Saudi Arabia has insisted that despite the complexity of the operation, the decision to kill Mr. Khashoggi, 59, was made by the team on the ground and had not been ordered by their superiors in Riyadh.

Mr. Khashoggi had been close to the Saudi royal family before Prince Muhammad’s rise to power. He moved to the United States and became a public critic of the Saudi government, writing columns for The Washington Post.

Demonstrating that it will hold accountable those responsible for Mr. Khashoggi’s killing is expected to be a crucial part of the kingdom’s efforts to move past the scandal, which has complicated its foreign relations and scared off Western investors it was counting on to support its cultural and economic reform plans.

But it remains unclear whether the trial, and the lack of public information about the legal proceedings, will quell worries in the West about Saudi Arabia’s respect for the rule of law. The kingdom’s courts enforce a strict interpretation of Shariah law, the legal code of Islam based on the Quran, but are also easily influenced by the country’s royal leaders, critics say.

While the Trump administration, which considers the kingdom under Prince Mohammed’s leadership an important ally in the Middle East, has stood by the prince, United States intelligences services and members of Congress believe that he ordered the killing.

The Saudi statement did not say when the next hearing in the case would take place. It said the suspects appeared with their lawyers, were given copies of the charges against them and asked for time to prepare their defenses.

‘Hezbollah’ Exploits Disputes in The Mountain to Reshuffle Druze Alignments

(THIS ARTICLE IS COURTESY OF THE SAUDI NEWS AGENCY ASHARQ AL-AWSAT)

 

‘Hezbollah’ Exploits Disputes in The Mountain to Reshuffle Druze Alignments

Sunday, 9 December, 2018 – 10:15
A Druze woman (L) walks with a Christian woman in the village of Brih, Lebanon April 23, 2016. REUTERS/Aziz Taher
Beirut – Wajdi Al-Aridi
The events of the Mountain and developments in the town of Jahilia last week have reshuffled political alignments and divisions among Druze leaders, reminiscent of the post-2005 period.

In this regard, a minister of the Democratic Gathering bloc, headed by MP Taymor Jumblatt, noted that “Hezbollah” wanted to reunite the March 8 Coalition’s Druze officials, after they were divided during the parliamentary elections, which would lead to the fortification of its internal situation through the realignment of its allies.

This means the return of communication between the head of the Tawheed Party, Wiam Wahhab, and the Democratic Party President, MP Talal Arslan, Hezbollah’s rival allies.

The minister, who spoke on condition of anonymity, told Asharq Al-Awsat: “Quite frankly, the party [Hezbollah] entered the Sunni house through some figures, and today it is seeking to enter the Mountain through its allies to send a message to the leader of the Progressive Socialist Party Walid Jumblatt.”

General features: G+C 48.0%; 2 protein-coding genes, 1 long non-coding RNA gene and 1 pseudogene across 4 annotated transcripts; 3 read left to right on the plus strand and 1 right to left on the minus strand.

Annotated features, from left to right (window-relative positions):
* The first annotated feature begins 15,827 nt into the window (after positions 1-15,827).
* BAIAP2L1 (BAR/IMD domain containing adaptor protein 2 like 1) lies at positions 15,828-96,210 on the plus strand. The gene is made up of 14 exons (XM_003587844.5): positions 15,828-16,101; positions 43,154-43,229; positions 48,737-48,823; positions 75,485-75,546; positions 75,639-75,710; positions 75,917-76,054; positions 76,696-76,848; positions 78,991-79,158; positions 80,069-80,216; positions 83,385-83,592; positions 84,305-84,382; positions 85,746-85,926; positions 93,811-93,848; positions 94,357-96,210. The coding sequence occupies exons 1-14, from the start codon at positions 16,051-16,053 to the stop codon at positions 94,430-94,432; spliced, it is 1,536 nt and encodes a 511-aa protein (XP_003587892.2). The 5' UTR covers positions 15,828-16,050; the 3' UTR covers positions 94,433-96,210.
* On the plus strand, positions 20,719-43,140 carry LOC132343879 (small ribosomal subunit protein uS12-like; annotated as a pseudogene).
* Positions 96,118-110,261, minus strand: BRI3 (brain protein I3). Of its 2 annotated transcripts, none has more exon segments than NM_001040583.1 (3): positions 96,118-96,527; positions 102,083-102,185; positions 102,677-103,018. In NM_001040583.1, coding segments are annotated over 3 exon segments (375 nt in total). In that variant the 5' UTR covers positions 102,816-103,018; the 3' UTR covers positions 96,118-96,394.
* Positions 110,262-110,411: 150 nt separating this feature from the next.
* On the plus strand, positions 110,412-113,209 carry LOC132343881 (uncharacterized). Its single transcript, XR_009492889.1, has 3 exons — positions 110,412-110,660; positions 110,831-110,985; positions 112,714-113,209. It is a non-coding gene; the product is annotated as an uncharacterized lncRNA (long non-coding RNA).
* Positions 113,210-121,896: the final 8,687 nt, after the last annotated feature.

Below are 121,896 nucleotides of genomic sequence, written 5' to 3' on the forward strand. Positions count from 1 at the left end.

The minister asserted that Hezbollah, through its current policies, was seeking to tighten the grip on Lebanon, with Iranian support, in the wake of the new sanctions imposed by the United States against Tehran and the party.

“Through Hezbollah, Iran is maneuvering a political and security exercise on the Lebanese territory, trying to make this country a platform for the exchange of messages through its allies,” he noted.

Meanwhile, Democratic Gathering bloc MP Henry Helou told Asharq Al-Awsat that the bloc’s recent meeting, which was held in Jumblatt’s presence, was aimed at taking a series of steps and measures that would fortify the mountain security at the social and living levels, after the recent developments.

As for Jumblatt’s fears that some figures would seek to restrict his role and enter his region, Helou underlined that no one was capable of curbing Jumblatt’s influence.

“He is a Druze and patriotic leader. Al-Mukhtara has its Arab and national role,” he stated.

Women to Get Equal Representation in UAE’s FNC as per President’s Directives

(THIS ARTICLE IS COURTESY OF THE SAUDI NEWS AGENCY ASHARQ AL-AWSAT)

 

Women to Get Equal Representation in UAE’s FNC as per President’s Directives

Sunday, 9 December, 2018 – 10:30
UAE President Sheikh Khalifa bin Zayed Al Nahyan among members of the Federal National Council (FNC) (WAM)
Abu Dhabi – Asharq Al Awsat
Women’s representation in UAE’s Federal National Council (FNC) will be increased to 50 percent in the coming parliamentary term, as per the directives of President Sheikh Khalifa bin Zayed Al Nahyan. In a step reflecting the country’s future approach aimed at achieving full empowerment of Emirati women and emphasises their pioneering and effective role in all vital sectors of the UAE.

The President’s directives include doubling the current percentage of women’s representation in the Council from 22.5 percent to 50 percent in the coming parliamentary term, aiming to place UAE in top positions worldwide in terms of representation of women in parliament, reported Emirati News Agency (WAM).

This will enable the UAE women to achieve, in a record time, what has been achieved by their international counterparts in decades.